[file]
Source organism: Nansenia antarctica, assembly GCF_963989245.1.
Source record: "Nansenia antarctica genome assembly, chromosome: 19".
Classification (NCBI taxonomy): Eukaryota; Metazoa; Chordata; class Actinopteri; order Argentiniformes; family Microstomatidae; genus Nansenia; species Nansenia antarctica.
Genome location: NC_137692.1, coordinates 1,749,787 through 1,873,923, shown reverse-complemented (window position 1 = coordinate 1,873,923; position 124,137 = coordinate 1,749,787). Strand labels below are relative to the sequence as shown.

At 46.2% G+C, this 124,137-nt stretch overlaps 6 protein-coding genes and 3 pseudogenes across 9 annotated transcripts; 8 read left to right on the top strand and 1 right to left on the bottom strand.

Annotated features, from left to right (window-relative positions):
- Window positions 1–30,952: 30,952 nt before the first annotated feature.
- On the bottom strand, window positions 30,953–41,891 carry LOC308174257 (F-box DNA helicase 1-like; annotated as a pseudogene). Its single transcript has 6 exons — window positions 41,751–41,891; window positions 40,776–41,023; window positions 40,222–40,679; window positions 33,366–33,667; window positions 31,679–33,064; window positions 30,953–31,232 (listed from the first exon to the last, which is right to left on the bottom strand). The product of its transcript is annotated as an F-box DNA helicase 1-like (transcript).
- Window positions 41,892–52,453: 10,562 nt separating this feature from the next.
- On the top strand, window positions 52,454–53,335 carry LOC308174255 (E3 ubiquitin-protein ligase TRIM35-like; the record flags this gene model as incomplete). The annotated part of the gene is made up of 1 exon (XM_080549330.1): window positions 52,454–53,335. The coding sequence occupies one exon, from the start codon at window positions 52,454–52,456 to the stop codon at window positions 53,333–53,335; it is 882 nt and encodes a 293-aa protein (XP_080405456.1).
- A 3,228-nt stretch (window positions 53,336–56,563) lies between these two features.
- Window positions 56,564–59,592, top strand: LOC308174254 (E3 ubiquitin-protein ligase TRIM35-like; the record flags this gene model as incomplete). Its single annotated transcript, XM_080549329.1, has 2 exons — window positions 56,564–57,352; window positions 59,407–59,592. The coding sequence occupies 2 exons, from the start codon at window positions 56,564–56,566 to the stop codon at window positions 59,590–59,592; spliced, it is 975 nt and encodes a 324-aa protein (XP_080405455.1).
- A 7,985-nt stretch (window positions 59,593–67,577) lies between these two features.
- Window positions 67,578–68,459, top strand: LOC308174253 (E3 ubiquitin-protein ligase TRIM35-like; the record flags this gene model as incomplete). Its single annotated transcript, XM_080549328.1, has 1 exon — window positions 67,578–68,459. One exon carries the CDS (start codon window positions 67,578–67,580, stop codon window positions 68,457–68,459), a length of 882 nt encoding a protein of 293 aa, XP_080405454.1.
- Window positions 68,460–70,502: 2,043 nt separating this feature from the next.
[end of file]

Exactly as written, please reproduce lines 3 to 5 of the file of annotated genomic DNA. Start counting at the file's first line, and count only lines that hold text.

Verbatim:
Classification (NCBI taxonomy): Eukaryota; Metazoa; Chordata; class Actinopteri; order Argentiniformes; family Microstomatidae; genus Nansenia; species Nansenia antarctica.
Genome location: NC_137692.1, coordinates 1,749,787 through 1,873,923, shown reverse-complemented (window position 1 = coordinate 1,873,923; position 124,137 = coordinate 1,749,787). Strand labels below are relative to the sequence as shown.

At 46.2% G+C, this 124,137-nt stretch overlaps 6 protein-coding genes and 3 pseudogenes across 9 annotated transcripts; 8 read left to right on the top strand and 1 right to left on the bottom strand.